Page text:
Reactor Using Fast Neutrons (FR)

The nuclear power plant with a fast reactor in the city of Aktau, Kazakhstan, on the coast of the Caspian Sea was one of the first nuclear facilities in the world that was used for desalination of seawater for public use. (Source: © yevgeniy11 / stock.adobe.com)

The nuclear power plant with a fast reactor in the city of Aktau, Kazakhstan, on the coast of the Caspian Sea was one of the first nuclear facilities in the world that was used for desalination of seawater for public use.

Reactors using fast neutrons for fission, referred to as “fast neutron reactors” (FR), represent the future of nuclear energy. It is anticipated that in the future, most reactors will use fast neutrons. Many of these reactors have already been constructed. They are mostly experimental or demonstration reactors. Currently, fast neutron reactors operate in India, Russia, China, and Japan.

The total global uranium reserves if used to fuel PWR type reactors will last 80 years. If used for the FR type power plants, it would last more than four thousand years.

FR schematic diagram.

FR schematic diagram.

The nuclear research facility in Dounreay, on the north cost of Scotland, has been established by the government in order to develop and test fast breeder reactors.  (Source: © mrallen /stock.adobe.com)

The nuclear research facility in Dounreay, on the north cost of Scotland, has been established by the government in order to develop and test fast breeder reactors.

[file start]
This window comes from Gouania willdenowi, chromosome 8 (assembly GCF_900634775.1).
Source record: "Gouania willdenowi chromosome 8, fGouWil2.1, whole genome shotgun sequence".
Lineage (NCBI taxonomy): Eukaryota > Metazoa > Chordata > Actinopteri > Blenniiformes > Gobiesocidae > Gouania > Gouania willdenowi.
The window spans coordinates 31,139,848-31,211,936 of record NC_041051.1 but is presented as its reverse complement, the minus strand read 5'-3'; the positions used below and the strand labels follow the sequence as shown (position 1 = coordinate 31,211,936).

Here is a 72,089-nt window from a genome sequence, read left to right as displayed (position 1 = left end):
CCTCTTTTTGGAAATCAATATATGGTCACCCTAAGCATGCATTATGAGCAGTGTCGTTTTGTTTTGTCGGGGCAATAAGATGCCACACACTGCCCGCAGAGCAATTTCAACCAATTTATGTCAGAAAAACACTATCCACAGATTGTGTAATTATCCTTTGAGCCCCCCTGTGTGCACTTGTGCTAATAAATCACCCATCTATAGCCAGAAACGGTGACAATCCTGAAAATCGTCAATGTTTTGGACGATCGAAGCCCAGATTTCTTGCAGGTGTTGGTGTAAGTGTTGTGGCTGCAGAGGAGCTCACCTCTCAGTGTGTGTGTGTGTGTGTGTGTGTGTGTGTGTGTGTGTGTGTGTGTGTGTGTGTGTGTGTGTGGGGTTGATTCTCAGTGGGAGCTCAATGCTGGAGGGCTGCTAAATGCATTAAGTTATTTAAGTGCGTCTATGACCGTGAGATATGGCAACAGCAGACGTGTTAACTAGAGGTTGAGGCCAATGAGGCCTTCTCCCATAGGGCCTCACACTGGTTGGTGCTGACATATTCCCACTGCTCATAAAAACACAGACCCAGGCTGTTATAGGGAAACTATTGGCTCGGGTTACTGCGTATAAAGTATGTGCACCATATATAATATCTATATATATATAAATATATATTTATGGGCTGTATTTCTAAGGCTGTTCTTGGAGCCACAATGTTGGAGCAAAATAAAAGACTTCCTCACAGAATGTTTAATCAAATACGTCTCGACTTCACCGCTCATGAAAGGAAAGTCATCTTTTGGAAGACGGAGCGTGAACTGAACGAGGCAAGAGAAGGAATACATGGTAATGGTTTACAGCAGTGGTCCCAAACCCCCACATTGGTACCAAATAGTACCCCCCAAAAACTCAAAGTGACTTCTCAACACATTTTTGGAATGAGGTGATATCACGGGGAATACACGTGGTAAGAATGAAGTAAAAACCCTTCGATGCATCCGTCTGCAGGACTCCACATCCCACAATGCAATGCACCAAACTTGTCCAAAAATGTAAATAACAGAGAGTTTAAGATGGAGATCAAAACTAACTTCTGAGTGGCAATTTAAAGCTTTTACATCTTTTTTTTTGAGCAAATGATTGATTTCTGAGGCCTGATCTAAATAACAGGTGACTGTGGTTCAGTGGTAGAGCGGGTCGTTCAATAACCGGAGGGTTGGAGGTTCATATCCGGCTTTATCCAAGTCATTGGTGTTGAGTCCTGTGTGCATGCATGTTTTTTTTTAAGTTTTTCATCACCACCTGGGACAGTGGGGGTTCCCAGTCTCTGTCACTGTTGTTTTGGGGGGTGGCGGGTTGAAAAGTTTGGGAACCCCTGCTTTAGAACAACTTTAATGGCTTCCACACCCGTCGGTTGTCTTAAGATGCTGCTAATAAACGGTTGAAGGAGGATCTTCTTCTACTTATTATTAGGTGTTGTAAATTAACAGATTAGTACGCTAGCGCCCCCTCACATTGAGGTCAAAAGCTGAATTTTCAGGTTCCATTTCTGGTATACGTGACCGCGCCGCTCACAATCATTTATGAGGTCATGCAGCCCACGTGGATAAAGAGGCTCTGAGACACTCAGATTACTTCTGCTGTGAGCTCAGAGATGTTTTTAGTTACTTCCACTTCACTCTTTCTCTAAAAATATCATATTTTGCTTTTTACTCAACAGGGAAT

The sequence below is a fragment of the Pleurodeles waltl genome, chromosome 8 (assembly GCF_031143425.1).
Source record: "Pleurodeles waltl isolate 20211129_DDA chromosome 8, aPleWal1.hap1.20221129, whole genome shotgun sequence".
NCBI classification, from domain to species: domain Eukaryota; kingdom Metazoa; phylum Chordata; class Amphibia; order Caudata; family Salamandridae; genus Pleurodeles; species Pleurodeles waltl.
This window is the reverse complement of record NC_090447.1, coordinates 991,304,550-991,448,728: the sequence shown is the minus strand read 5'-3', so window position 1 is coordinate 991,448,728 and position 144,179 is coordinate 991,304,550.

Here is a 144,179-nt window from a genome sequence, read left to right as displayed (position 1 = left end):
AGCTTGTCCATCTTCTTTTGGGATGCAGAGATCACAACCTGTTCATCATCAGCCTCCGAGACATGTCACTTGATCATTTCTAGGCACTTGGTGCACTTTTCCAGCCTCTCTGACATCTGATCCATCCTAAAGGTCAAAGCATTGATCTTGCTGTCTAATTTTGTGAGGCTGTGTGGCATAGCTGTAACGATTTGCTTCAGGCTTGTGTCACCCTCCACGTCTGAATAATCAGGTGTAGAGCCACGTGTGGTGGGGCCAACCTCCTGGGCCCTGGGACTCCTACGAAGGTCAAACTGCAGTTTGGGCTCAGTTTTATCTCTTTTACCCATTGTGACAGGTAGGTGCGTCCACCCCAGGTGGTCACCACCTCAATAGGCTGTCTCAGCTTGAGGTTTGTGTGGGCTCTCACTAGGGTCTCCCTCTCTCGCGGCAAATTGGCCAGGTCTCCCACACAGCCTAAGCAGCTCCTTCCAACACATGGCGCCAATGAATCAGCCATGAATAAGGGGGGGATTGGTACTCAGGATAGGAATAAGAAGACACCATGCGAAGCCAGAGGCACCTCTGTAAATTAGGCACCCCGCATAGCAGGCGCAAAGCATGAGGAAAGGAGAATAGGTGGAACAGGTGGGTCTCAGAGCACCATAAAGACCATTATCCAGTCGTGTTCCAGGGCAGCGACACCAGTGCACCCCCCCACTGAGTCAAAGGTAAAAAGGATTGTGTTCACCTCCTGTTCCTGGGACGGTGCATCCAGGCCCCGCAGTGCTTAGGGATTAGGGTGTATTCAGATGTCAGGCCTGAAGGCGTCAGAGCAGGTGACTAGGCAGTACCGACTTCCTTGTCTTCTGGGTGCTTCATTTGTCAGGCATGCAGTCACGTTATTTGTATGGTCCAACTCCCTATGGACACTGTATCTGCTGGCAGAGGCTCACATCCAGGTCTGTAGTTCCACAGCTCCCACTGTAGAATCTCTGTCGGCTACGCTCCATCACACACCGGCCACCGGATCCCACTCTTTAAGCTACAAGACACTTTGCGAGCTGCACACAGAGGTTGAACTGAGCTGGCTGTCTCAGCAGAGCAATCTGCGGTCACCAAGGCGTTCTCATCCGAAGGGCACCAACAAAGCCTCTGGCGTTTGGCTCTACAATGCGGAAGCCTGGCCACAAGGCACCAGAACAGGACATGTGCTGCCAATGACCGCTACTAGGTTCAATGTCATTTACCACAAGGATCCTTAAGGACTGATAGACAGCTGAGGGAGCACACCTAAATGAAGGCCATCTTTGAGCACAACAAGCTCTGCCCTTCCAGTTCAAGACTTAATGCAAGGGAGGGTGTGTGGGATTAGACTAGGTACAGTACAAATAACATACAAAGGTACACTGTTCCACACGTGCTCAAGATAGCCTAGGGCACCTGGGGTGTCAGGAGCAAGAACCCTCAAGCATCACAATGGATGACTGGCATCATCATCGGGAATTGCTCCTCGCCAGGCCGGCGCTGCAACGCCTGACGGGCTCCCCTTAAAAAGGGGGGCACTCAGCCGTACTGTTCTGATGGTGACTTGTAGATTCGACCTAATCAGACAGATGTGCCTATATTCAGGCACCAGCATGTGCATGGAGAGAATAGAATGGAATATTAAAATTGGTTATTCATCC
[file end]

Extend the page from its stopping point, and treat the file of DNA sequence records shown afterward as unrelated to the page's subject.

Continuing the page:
The fast neutron reactor burns a mixture of uranium and plutonium (the plutonium content is 15%—20%) or enriched uranium (up to 20%). Its major advantage is that the fast neutrons after collision with depleted uranium produce the fissionable plutonium. Some reactors produce more plutonium than they consume and they are called “fast breeder reactors” (FBR). The core of a breeder reactor is encased in a breeder envelope made of depleted uranium where the plutonium is produced. Since almost no fission takes place in the breeder envelope, the plutonium isotope mix remains optimal for subsequent use as fuel.

The future of these reactors is uncertain. Reactors that produce plutonium directly inside the core and burn it directly are more promising. Moreover, they can burn the actinides that are contained in the spent fuel. This reactor core can be very small with a diameter of approximately 2.5 meter.

The fast sodium-cooled reactor BN 350 located in Aktau, Kazakhstan, was constructed on the coast of the Caspian Sea. Apart from the generation of electricity and production of plutonium, it also supplied heat to the adjacent desalination facility. (Source: © yevgeniy11 / stock.adobe.com)

The fast sodium-cooled reactor BN 350 located in Aktau, Kazakhstan, was constructed on the coast of the Caspian Sea. Apart from the generation of electricity and production of plutonium, it also supplied heat to the adjacent desalination facility.

Since this type of reactor uses fast neutrons for fission, it does not contain any moderator. The coolant is molten sodium. Sodium has excellent thermal properties and does not corrode the reactor elements. However, it reacts violently when exposed to air or water. To improve safety, these power plants have two sodium circuits. The primary sodium circuit transfers its energy in a heat exchanger to the secondary sodium circuit which transfers its energy to water in the tertiary circuit to produce steam that powers a turbine. The peak sodium temperature on exit from the core is 550 °C and the pressure is 0.25 MPa. In a single liter of reactor core volume, this reactor can produce up to 10 times more heat than regular reactors.

The sodium coolant is operated below its boiling temperature which is 900 °C.